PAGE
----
Hundreds of veterans from across the Northwest will travel to Pasco on May 24 to help escort a replica version of the Vietnam Veterans Memorial to City View Cemetery.
Pasco is bringing the traveling wall to the Tri-Cities for the long Memorial Day weekend to pay tribute to all men and women who have served, especially those who gave their lives in service to their country.
An 80-percent scale version of the Washington, D.C., memorial will be erected in the Pasco cemetery for six days, with events planned every day with different military branches and veterans groups. The wall contains every single name etched on the original.
“We always want to honor our servicemen. We’ve got a special spot in our heart for them,” said Dan Dotta, Pasco’s facilities service manager and interim administrative community services director.
Staff try to do something at the cemetery every year for Memorial weekend, but they’ve been challenged by the City Council to get the community more involved.
They learned about American Veterans Traveling Tribute, and started planning the wall visit last year. The veteran-owned business, based in Texas, is a project committed to travel the United States honoring veterans and active military personnel.
Dotta said the city has a number of employees who are veterans, along with his own son.
“We just want to make sure that we did this for them,” he told the Herald. “We thought this would be the year to make it special for the community. I hope that they come out . and enjoy it.”
Since word started getting out over the last few months, Dotta said a lot of people already have reached out to staff to thank them for thinking of veterans.
City employees have been working on a new sidewalk at the cemetery to help with access to the wall, which is 360 feet long and 8 feet tall at the highest point. The memorial will be placed on a road, and not the grass, so it is accessible to all people, and golf carts will be available to transfer people from the parking area.
Officials also have reached out to area schools, so students can visit the memorial during the school day and learn about the wall from a service member.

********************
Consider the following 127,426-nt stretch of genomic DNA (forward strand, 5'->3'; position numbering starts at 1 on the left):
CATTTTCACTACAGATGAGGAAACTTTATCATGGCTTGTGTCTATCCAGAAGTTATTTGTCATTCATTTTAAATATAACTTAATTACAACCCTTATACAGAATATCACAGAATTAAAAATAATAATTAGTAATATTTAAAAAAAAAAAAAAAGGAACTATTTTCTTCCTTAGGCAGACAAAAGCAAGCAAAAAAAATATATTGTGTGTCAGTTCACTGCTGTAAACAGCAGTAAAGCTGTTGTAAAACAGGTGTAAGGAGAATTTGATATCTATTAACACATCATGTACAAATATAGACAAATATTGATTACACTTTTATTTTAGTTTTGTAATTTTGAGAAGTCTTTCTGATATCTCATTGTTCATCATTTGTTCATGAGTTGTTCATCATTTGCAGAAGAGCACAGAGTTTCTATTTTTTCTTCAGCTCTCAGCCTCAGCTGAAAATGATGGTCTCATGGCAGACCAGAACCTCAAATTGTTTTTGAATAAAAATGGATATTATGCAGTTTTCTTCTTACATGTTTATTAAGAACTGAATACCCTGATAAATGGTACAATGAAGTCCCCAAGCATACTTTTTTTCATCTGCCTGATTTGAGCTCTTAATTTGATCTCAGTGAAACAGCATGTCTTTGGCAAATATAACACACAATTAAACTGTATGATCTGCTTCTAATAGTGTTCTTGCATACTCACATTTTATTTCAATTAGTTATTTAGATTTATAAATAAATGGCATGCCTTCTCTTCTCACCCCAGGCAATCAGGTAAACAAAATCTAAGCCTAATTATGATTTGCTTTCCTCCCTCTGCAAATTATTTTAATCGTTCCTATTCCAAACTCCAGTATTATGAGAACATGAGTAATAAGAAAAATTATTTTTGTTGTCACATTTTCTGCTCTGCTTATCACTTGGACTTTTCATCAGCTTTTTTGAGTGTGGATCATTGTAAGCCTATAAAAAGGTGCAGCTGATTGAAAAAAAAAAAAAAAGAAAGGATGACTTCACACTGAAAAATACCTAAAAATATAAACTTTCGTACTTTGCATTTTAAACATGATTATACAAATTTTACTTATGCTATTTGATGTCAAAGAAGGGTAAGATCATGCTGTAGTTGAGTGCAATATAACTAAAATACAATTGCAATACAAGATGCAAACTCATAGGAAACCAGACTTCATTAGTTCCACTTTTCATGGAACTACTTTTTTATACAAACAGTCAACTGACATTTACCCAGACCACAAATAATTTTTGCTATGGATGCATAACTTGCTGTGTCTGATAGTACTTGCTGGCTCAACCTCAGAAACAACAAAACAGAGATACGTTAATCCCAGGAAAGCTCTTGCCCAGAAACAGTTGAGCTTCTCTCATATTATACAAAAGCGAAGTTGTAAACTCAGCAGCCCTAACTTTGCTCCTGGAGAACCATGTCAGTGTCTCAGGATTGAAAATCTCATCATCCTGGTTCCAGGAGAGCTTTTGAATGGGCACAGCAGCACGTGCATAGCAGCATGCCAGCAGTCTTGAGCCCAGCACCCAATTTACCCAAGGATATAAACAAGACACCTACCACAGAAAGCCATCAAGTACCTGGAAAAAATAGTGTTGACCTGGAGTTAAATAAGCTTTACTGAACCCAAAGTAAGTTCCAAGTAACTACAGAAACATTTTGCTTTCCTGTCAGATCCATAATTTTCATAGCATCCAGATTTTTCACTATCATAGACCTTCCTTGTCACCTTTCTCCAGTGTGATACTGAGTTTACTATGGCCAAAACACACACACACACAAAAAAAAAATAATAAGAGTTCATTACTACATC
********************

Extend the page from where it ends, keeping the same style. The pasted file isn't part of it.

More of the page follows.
Dotta added that they will have grief counselors at the memorial, tents set up for people to sit out of the glaring sun and security for those who visit late at night.
The memorial, which costs nothing to visit, will be open 24 hours a day.
It is costing the city $10,000 to get the wall, though Dotta said they have been getting sponsorships.
The traveling wall will arrive in town on a truck and trailer.
People who want to participate in the escort ride can meet at 2 p.m. May 24 in the large parking lot for the old Kmart store, across from the Pasco Post Office on Court Street.
Dotta said they’ve heard from people as far as Montana and are expecting several hundred motorcycles. People also can ride in cars.
The parade will leave the parking lot at 3 p.m., travel south on Road 36, then east on Sylvester Street to 10th Avenue, south to Lewis Street, east to Oregon Avenue and finally arrive at the cemetery at 1300 N. Oregon Avenue.
Organizers initially tried to start the escort at the Regional Veterans Memorial at Columbia Park, but were faced with construction and holiday weekend issues in trying to cross the cable bridge into Pasco.
Welcome speeches will be given in the cemetery after the parade, though the wall won’t be set up until the morning of May 25 in time for a 1 p.m. opening ceremony.
The schedule of events features Gold Star mothers and a time of remembrance on May 26, a Yakama Warriors ceremony May 27, a military church service May 28 and a Wounded Warrior speaking as part of the Memorial Day ceremony.
Online donations are payable at pascoparksandrec.com. For more information, call 509-545-3460.
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